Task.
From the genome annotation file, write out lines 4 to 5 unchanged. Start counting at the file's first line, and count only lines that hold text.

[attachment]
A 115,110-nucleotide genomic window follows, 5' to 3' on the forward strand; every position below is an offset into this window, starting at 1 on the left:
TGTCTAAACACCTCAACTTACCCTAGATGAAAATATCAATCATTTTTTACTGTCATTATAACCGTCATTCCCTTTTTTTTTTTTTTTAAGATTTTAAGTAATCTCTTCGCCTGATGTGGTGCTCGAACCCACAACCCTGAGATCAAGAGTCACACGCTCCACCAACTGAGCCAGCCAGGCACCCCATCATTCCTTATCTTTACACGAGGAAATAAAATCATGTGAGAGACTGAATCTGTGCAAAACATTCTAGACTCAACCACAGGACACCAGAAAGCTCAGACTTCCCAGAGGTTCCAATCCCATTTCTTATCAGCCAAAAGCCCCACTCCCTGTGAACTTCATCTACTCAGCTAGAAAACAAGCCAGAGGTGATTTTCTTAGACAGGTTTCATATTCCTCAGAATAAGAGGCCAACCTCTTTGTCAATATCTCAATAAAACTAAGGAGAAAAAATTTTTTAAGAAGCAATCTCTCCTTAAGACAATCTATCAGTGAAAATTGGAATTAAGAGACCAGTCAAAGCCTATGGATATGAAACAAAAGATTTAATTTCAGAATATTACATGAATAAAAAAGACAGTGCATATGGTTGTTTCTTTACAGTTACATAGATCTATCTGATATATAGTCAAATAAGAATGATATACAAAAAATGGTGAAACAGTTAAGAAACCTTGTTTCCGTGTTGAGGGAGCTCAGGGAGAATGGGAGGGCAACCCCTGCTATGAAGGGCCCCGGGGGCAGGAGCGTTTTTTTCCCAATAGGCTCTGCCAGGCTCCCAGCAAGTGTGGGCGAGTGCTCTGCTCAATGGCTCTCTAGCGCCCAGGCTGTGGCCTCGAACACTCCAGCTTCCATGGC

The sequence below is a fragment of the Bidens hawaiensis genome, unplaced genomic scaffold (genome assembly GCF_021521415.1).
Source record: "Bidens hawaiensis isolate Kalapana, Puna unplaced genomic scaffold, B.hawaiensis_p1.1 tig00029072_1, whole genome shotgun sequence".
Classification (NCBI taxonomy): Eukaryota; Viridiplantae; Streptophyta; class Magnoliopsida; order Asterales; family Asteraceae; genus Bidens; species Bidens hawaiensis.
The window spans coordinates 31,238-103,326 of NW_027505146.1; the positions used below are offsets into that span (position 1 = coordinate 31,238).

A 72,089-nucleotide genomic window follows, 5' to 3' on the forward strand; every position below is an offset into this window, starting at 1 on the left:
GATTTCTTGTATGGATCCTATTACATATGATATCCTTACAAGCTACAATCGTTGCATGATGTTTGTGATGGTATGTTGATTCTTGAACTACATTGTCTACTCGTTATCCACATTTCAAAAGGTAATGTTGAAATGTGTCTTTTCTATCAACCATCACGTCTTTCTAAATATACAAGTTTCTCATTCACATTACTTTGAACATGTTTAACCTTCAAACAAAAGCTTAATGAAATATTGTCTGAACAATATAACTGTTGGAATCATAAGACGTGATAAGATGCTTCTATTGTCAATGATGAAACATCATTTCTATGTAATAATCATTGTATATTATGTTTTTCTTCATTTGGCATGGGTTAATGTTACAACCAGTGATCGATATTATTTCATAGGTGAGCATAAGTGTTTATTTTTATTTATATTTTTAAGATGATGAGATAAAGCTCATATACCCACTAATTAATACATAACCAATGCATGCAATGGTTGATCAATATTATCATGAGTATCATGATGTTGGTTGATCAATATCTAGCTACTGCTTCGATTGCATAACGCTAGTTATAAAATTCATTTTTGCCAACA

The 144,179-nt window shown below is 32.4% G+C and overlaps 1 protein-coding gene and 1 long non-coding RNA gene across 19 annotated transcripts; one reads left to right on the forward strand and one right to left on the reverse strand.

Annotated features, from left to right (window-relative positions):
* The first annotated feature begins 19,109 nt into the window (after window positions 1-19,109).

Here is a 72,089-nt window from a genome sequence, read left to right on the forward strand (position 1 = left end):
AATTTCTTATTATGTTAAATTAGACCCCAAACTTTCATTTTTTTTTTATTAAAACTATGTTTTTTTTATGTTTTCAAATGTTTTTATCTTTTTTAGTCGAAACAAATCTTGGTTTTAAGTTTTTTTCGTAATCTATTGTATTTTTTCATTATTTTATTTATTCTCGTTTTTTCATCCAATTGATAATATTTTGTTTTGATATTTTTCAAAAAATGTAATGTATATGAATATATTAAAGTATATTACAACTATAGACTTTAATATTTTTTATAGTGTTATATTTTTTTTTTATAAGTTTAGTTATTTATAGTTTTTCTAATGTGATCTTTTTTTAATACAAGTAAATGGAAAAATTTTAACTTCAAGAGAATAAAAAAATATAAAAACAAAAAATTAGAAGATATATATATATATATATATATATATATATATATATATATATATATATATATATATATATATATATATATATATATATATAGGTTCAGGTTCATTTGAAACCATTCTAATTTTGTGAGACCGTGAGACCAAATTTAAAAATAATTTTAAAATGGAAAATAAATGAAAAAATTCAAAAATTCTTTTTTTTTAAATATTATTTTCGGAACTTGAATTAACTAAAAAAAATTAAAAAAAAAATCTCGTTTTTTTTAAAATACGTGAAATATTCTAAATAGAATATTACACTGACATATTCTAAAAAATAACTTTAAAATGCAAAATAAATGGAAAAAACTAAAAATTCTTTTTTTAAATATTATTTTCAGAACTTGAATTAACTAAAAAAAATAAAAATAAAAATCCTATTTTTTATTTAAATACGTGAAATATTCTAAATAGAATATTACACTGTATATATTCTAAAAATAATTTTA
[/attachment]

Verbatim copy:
Source record: "Bidens hawaiensis isolate Kalapana, Puna unplaced genomic scaffold, B.hawaiensis_p1.1 tig00029072_1, whole genome shotgun sequence".
Classification (NCBI taxonomy): Eukaryota; Viridiplantae; Streptophyta; class Magnoliopsida; order Asterales; family Asteraceae; genus Bidens; species Bidens hawaiensis.